Six Georgia Tech biomedical engineering (BME) students won the best design category among teams developing solutions for an improved epidural delivery system. They were competing in the Biomedical Engineering Society’s (BMES) Coulter College event held August 13-16, 2015 in Coral Gables, Florida. More than 60 teams apply for the competition, but only a third of them are invited to participate. BME’s winning team consisted of Emma Mihevc, Cory Turbyfield, Joshua Bugica, Alex Hubbard, Emma Poe-Yamagata, and Will McAllister. They were competing against Johns Hopkins, Boston University, Florida State, and other notable programs. They participated in the both the design and best pitch competitions.
“The Georgia Tech BME team did an amazing job of representing our department and our university,” said James Rains, BME’s director of capstone design in the Wallace H. Coulter Department of Biomedical Engineering at Georgia Tech and Emory. “I received many compliments regarding their performance throughout the event, but was blown away with their great team work, ingenuity, and polished presentation skills.”
Coulter College is a training program focused on translation of biomedical innovations. Student design teams are guided by faculty and clinical experts through a highly dynamic process designed to help them better understand how innovations can meet clinical needs while providing tools and approaches used to evolve identified problems into novel solutions. The program is supported by the Wallace H. Coulter Foundation.
In the competition, student teams are given a list of unmet clinical needs, they research and rank their top choices. Shortly afterwards, they are notified of the unmet clinical need they will address and given an assignment to prepare. In this case, they were asked to work on an epidural system.
“The design process is one of my favorite things about being an engineering student,” said BME student Alex Hubbard. “The Coulter College made designing even more fun by providing each team with a box of materials like modeling clay, Tinker Toys, pipe cleaners, and trig cards with interesting prompts to encourage creativity while brainstorming. We followed a ‘no-negativity’ rule such that whenever someone had an idea that seemed far-fetched, we weren't allowed to say anything negative about it, so we went off on several crazy tangents. One of these tangents was inspired by reading cards that encouraged us to relocate the epidural process or alter the process such that a physician wouldn't need to come near the patient, both of which seem ridiculous at first glance. However, a few crazy tangents later, we came upon the idea of encasing the medications delivered during a normal epidural injection in a hydrogel or other polymer, injecting that solution into the patient's epidural space weeks before the due date, and activating it via ultrasound upon when the patient arrives at the hospital to give birth.”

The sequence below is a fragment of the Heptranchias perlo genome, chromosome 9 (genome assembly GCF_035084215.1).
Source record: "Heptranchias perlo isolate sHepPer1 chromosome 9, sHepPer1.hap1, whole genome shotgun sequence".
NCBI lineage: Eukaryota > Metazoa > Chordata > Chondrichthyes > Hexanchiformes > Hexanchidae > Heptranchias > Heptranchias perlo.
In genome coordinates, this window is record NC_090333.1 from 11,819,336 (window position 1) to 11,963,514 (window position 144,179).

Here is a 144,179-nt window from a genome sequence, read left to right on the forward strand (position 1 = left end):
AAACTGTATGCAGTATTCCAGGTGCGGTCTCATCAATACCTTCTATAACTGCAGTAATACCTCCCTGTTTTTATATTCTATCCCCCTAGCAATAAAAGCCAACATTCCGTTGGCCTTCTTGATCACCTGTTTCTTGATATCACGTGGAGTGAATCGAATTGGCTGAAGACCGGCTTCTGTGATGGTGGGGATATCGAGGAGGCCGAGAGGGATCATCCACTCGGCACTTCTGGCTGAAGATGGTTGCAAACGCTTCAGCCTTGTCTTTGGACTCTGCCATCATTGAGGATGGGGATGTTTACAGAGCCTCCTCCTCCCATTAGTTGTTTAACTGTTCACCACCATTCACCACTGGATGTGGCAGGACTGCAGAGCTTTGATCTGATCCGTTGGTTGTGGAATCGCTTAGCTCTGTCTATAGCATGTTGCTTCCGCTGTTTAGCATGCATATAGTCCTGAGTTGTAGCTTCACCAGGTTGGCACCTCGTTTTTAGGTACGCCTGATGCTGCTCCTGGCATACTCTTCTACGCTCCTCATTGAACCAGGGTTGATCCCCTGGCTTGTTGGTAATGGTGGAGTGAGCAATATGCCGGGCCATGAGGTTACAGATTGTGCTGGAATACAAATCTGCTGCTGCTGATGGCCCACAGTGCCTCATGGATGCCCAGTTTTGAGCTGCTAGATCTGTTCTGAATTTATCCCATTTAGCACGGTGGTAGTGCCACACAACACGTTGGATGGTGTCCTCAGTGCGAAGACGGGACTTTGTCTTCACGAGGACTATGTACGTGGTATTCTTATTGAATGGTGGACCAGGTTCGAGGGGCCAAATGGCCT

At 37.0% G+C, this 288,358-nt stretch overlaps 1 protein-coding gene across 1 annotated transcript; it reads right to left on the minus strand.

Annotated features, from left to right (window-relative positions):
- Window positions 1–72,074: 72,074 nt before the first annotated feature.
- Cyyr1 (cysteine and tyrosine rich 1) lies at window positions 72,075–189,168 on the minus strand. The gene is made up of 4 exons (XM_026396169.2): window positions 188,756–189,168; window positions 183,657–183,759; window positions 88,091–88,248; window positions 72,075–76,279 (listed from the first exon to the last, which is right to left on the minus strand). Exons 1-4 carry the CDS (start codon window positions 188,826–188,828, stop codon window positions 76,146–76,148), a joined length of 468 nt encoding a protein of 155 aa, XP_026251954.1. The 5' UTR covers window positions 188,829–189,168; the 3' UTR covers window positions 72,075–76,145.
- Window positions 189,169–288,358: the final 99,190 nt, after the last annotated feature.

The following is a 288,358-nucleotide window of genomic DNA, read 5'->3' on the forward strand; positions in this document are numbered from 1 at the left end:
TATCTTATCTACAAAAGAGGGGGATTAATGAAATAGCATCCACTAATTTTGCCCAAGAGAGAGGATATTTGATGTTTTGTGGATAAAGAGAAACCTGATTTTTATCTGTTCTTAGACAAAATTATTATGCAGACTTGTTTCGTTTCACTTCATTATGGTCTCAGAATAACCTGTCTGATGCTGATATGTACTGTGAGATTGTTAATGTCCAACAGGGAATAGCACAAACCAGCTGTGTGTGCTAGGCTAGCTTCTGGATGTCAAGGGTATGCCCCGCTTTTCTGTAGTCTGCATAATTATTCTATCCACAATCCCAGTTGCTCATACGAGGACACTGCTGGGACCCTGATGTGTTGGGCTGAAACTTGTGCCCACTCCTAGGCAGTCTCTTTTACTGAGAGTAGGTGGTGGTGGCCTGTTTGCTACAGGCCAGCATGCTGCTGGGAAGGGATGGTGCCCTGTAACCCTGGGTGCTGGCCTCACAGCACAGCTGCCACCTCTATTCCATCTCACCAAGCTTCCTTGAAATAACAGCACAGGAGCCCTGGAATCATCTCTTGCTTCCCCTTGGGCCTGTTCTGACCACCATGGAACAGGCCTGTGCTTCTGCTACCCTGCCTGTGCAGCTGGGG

Cory Turbyfield added, ”for me, the coolest part of the competition was all of the people there: BME students, professors, clinicians, CEOs, designers, professionals, and more. Everyone brought with them their own set of experiences, and we had the opportunity to learn from each and everyone one of them.”
The team’s idea and subsequent presentation earned the team the best design award at the competition.
“They worked their butts off staying up to 3:00 a.m. each night and being there bright and early at 7:00 a.m. to start it all over again— for four consecutive days. I am not sure how they were able to even start classes on Monday,” said Rains.
Wallace H. Coulter Department of Biomedical Engineering
Georgia Institute of Technology